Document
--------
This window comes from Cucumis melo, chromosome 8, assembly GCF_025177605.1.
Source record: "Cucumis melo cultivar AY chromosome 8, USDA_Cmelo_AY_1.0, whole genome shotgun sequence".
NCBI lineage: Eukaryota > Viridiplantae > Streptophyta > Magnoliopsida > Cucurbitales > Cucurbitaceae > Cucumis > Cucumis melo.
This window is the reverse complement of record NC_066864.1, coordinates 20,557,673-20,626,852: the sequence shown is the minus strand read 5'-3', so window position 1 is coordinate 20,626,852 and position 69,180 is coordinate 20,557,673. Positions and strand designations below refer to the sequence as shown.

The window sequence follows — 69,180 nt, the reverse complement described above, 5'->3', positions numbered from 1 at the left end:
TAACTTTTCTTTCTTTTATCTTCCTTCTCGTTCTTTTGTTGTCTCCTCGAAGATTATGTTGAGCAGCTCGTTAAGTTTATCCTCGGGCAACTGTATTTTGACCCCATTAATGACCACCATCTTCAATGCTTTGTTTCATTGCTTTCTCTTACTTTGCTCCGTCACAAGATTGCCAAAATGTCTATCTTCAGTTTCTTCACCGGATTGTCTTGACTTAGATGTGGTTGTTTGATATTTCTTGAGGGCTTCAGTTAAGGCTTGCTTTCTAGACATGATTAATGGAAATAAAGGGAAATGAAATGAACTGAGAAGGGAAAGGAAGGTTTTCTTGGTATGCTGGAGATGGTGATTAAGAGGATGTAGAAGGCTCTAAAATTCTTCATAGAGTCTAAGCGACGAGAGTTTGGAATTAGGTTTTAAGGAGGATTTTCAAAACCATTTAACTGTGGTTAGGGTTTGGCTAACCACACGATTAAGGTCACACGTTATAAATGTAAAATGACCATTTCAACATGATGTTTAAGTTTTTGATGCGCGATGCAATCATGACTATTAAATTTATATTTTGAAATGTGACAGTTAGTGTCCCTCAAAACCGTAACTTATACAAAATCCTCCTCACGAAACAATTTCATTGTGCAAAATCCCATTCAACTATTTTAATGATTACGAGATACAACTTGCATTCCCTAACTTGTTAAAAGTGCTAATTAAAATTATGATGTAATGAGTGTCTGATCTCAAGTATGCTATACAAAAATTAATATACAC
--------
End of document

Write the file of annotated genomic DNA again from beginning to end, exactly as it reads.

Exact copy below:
This window comes from Cucumis melo, chromosome 8, assembly GCF_025177605.1.
Source record: "Cucumis melo cultivar AY chromosome 8, USDA_Cmelo_AY_1.0, whole genome shotgun sequence".
NCBI lineage: Eukaryota > Viridiplantae > Streptophyta > Magnoliopsida > Cucurbitales > Cucurbitaceae > Cucumis > Cucumis melo.
This window is the reverse complement of record NC_066864.1, coordinates 20,557,673-20,626,852: the sequence shown is the minus strand read 5'-3', so window position 1 is coordinate 20,626,852 and position 69,180 is coordinate 20,557,673. Positions and strand designations below refer to the sequence as shown.

The window sequence follows — 69,180 nt, the reverse complement described above, 5'->3', positions numbered from 1 at the left end:
TAACTTTTCTTTCTTTTATCTTCCTTCTCGTTCTTTTGTTGTCTCCTCGAAGATTATGTTGAGCAGCTCGTTAAGTTTATCCTCGGGCAACTGTATTTTGACCCCATTAATGACCACCATCTTCAATGCTTTGTTTCATTGCTTTCTCTTACTTTGCTCCGTCACAAGATTGCCAAAATGTCTATCTTCAGTTTCTTCACCGGATTGTCTTGACTTAGATGTGGTTGTTTGATATTTCTTGAGGGCTTCAGTTAAGGCTTGCTTTCTAGACATGATTAATGGAAATAAAGGGAAATGAAATGAACTGAGAAGGGAAAGGAAGGTTTTCTTGGTATGCTGGAGATGGTGATTAAGAGGATGTAGAAGGCTCTAAAATTCTTCATAGAGTCTAAGCGACGAGAGTTTGGAATTAGGTTTTAAGGAGGATTTTCAAAACCATTTAACTGTGGTTAGGGTTTGGCTAACCACACGATTAAGGTCACACGTTATAAATGTAAAATGACCATTTCAACATGATGTTTAAGTTTTTGATGCGCGATGCAATCATGACTATTAAATTTATATTTTGAAATGTGACAGTTAGTGTCCCTCAAAACCGTAACTTATACAAAATCCTCCTCACGAAACAATTTCATTGTGCAAAATCCCATTCAACTATTTTAATGATTACGAGATACAACTTGCATTCCCTAACTTGTTAAAAGTGCTAATTAAAATTATGATGTAATGAGTGTCTGATCTCAAGTATGCTATACAAAAATTAATATACAC